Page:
Site 12. A collapsed cave was surveyed east of the terrace wall at Site 8. The cave opening was preserved (width 2 m, height 0.5 m), but the cave itself was filled with alluvium and stones (Fig. 7).
Site 13. A system of terraces descending down a spur to the west. The terraces are built perpendicular to the slope in the manner characteristic of the region, but they have no architectural or stratigraphic context (see Site 7). Several fairly worn potsherds were found.
Site 14. A wall, generally aligned north–south (length 20 m, height 0.5 m) and preserved two courses high. The wall is different than the terrace walls described so far. It is built of medium fieldstones and nearby are numerous pottery fragments from the Roman period. Two trial trenches were dug next and perpendicular to the terrace wall (Fig. 8). It was ascertained that the wall was founded on a soil level (thickness 0.5 m) that contained Roman potsherds. Hence the wall apparently dates from the Roman period onward.
Site 15. A trial trench (length 3 m, depth 1.2 m) was dug down to bedrock level. The upper half meter of soil accumulation contained mixed potsherds that are extremely worn; no antiquities were recorded in the bottom part of the trench.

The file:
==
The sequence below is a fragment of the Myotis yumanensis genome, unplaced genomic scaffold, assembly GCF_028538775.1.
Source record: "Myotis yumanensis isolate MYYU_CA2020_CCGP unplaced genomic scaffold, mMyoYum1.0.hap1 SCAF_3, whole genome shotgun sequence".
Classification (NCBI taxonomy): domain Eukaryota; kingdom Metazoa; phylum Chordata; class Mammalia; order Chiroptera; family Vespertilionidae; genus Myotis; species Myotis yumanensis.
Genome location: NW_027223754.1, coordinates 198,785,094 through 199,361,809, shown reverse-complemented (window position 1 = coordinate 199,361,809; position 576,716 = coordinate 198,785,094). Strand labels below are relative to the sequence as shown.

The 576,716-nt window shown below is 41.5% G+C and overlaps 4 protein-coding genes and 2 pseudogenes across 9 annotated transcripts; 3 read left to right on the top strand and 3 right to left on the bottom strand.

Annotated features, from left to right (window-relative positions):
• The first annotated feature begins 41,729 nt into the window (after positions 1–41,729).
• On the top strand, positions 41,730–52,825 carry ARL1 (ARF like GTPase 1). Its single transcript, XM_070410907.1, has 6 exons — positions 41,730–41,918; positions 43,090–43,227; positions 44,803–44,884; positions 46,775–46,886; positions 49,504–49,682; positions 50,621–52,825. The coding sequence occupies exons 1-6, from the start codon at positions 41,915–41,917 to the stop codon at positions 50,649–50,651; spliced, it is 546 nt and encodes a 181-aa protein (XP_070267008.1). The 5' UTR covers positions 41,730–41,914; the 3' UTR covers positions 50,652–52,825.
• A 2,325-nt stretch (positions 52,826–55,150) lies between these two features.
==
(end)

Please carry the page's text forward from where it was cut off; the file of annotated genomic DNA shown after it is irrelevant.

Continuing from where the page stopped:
Site 103. Small soil mounds in which numerous potsherds are visible (Fig. 1: Section 101). A trial trench (length 25 m, max. depth 1 m) was dug and mixed potsherds were found, similar to those on the surface. No wall remains were noted.
Site 16. A northern trial trench (length 20 m, max. depth 0.5 m) was dug and another one (length 3 m, depth 1 m) was cut in the middle of the first and perpendicular to it. Mixed potsherds were found from a depth of 0.5 m down to bedrock surface. No architectural remains were found.
Site 17. Many mixed pottery fragments were surveyed. A trial trench (length 5 m, max. depth 0.35 m) dug in the northern part of the community expansion shows that the bedrock surface is high and the potsherds beneath the surface are mixed with modern refuse.